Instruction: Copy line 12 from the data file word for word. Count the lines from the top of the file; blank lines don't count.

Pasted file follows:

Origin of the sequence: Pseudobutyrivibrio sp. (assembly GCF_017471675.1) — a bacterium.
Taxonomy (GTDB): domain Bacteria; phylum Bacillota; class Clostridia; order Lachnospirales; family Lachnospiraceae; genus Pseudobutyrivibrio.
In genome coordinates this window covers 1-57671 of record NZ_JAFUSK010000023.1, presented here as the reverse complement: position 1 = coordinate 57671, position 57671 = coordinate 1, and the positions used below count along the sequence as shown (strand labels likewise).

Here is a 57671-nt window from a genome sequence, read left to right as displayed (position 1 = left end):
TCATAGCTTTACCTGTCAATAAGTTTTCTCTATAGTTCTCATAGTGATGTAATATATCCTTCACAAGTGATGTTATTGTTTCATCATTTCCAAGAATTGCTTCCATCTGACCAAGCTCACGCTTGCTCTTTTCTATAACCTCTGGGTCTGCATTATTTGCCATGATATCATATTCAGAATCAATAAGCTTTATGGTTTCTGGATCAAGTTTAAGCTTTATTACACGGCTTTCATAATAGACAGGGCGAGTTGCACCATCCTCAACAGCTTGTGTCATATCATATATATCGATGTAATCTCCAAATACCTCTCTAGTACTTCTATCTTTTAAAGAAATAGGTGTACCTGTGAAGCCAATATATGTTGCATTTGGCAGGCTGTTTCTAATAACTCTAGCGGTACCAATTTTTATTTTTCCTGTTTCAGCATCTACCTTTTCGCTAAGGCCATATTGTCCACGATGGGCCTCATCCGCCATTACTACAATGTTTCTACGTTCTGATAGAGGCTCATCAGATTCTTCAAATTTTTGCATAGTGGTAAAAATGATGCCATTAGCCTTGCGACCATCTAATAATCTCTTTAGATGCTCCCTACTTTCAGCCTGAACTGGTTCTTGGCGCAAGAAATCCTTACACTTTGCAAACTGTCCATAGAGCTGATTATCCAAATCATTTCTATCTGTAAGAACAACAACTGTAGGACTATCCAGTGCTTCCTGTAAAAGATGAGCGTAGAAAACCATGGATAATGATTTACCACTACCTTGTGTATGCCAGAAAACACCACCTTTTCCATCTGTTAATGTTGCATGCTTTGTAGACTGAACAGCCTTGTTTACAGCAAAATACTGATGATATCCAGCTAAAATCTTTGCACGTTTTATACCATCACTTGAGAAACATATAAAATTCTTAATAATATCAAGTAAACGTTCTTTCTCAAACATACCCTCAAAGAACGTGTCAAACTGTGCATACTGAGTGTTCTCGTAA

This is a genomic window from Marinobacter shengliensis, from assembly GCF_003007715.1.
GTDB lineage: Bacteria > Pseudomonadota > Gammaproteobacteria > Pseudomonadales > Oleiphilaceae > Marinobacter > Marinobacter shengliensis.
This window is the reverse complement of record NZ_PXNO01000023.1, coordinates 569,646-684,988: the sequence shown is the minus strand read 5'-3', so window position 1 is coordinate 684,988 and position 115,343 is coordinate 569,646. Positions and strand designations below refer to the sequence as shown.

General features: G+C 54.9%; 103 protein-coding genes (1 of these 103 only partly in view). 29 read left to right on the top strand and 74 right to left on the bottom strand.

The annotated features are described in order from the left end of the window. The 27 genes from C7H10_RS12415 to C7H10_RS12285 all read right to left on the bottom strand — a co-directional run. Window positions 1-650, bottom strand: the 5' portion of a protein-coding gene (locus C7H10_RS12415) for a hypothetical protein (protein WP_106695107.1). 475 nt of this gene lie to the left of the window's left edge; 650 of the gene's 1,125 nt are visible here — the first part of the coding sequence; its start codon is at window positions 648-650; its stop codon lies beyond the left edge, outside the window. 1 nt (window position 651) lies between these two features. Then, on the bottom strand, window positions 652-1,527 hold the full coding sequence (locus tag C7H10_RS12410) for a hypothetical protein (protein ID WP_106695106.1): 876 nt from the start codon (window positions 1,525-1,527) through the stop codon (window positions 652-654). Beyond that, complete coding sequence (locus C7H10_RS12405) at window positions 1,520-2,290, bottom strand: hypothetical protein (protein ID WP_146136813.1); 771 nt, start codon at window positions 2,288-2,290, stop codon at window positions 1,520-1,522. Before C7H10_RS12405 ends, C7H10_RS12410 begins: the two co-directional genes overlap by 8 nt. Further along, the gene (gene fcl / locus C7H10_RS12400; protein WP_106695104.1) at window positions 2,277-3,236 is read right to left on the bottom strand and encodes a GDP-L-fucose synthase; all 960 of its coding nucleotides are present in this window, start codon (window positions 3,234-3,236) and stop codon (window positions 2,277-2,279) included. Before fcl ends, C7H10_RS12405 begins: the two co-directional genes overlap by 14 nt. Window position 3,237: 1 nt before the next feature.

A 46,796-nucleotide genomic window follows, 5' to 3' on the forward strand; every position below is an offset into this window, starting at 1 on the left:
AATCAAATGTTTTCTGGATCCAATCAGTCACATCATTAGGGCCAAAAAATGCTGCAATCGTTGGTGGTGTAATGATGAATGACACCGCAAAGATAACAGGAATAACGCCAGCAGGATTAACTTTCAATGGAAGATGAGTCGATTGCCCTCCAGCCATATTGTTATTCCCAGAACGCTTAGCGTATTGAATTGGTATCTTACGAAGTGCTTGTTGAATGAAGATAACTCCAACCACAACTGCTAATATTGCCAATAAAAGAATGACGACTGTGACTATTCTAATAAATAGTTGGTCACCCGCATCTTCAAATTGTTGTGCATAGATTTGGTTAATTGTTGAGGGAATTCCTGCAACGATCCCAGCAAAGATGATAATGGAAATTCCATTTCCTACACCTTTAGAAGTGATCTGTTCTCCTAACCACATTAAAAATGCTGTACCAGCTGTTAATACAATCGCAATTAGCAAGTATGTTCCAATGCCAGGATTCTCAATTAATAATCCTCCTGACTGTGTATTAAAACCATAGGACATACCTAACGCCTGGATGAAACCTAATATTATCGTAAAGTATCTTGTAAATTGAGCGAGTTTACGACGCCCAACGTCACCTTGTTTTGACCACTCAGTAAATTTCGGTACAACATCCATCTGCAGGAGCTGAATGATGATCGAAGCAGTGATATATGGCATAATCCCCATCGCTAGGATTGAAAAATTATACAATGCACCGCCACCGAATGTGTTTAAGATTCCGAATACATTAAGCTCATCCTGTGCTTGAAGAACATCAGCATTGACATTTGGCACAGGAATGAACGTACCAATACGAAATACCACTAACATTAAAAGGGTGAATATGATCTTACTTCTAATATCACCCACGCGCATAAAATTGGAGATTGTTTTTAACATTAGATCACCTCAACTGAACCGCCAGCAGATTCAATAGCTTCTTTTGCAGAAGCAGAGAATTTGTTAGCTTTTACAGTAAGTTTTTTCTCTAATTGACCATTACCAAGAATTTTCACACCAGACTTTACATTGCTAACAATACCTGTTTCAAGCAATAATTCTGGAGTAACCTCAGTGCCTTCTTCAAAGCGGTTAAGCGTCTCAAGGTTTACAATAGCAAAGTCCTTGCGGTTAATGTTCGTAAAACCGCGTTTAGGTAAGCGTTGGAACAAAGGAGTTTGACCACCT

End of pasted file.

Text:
AATCAAATGTTTTCTGGATCCAATCAGTCACATCATTAGGGCCAAAAAATGCTGCAATCGTTGGTGGTGTAATGATGAATGACACCGCAAAGATAACAGGAATAACGCCAGCAGGATTAACTTTCAATGGAAGATGAGTCGATTGCCCTCCAGCCATATTGTTATTCCCAGAACGCTTAGCGTATTGAATTGGTATCTTACGAAGTGCTTGTTGAATGAAGATAACTCCAACCACAACTGCTAATATTGCCAATAAAAGAATGACGACTGTGACTATTCTAATAAATAGTTGGTCACCCGCATCTTCAAATTGTTGTGCATAGATTTGGTTAATTGTTGAGGGAATTCCTGCAACGATCCCAGCAAAGATGATAATGGAAATTCCATTTCCTACACCTTTAGAAGTGATCTGTTCTCCTAACCACATTAAAAATGCTGTACCAGCTGTTAATACAATCGCAATTAGCAAGTATGTTCCAATGCCAGGATTCTCAATTAATAATCCTCCTGACTGTGTATTAAAACCATAGGACATACCTAACGCCTGGATGAAACCTAATATTATCGTAAAGTATCTTGTAAATTGAGCGAGTTTACGACGCCCAACGTCACCTTGTTTTGACCACTCAGTAAATTTCGGTACAACATCCATCTGCAGGAGCTGAATGATGATCGAAGCAGTGATATATGGCATAATCCCCATCGCTAGGATTGAAAAATTATACAATGCACCGCCACCGAATGTGTTTAAGATTCCGAATACATTAAGCTCATCCTGTGCTTGAAGAACATCAGCATTGACATTTGGCACAGGAATGAACGTACCAATACGAAATACCACTAACATTAAAAGGGTGAATATGATCTTACTTCTAATATCACCCACGCGCATAAAATTGGAGATTGTTTTTAACATTAGATCACCTCAACTGAACCGCCAGCAGATTCAATAGCTTCTTTTGCAGAAGCAGAGAATTTGTTAGCTTTTACAGTAAGTTTTTTCTCTAATTGACCATTACCAAGAATTTTCACACCAGACTTTACATTGCTAACAATACCTGTTTCAAGCAATAATTCTGGAGTAACCTCAGTGCCTTCTTCAAAGCGGTTAAGCGTCTCAAGGTTTACAATAGCAAAGTCCTTGCGGTTAATGTTCGTAAAACCGCGTTTAGGTAAGCGTTGGAACAAAGGAGTTTGACCACCT